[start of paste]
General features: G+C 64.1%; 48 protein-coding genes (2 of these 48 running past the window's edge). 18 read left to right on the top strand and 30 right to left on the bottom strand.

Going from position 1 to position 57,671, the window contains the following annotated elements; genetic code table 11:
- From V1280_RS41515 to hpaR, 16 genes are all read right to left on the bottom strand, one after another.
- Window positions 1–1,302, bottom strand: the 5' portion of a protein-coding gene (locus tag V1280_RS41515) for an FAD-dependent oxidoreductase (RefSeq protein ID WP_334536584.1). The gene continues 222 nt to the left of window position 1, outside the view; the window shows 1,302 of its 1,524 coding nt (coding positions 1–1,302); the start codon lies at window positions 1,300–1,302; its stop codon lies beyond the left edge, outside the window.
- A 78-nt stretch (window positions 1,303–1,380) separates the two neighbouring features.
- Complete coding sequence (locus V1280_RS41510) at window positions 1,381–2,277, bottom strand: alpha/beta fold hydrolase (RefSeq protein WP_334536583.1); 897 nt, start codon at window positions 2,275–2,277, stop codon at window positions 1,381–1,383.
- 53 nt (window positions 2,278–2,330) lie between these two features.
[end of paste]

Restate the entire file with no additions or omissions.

General features: G+C 64.1%; 48 protein-coding genes (2 of these 48 running past the window's edge). 18 read left to right on the top strand and 30 right to left on the bottom strand.

Going from position 1 to position 57,671, the window contains the following annotated elements; genetic code table 11:
- From V1280_RS41515 to hpaR, 16 genes are all read right to left on the bottom strand, one after another.
- Window positions 1–1,302, bottom strand: the 5' portion of a protein-coding gene (locus tag V1280_RS41515) for an FAD-dependent oxidoreductase (RefSeq protein ID WP_334536584.1). The gene continues 222 nt to the left of window position 1, outside the view; the window shows 1,302 of its 1,524 coding nt (coding positions 1–1,302); the start codon lies at window positions 1,300–1,302; its stop codon lies beyond the left edge, outside the window.
- A 78-nt stretch (window positions 1,303–1,380) separates the two neighbouring features.
- Complete coding sequence (locus V1280_RS41510) at window positions 1,381–2,277, bottom strand: alpha/beta fold hydrolase (RefSeq protein WP_334536583.1); 897 nt, start codon at window positions 2,275–2,277, stop codon at window positions 1,381–1,383.
- 53 nt (window positions 2,278–2,330) lie between these two features.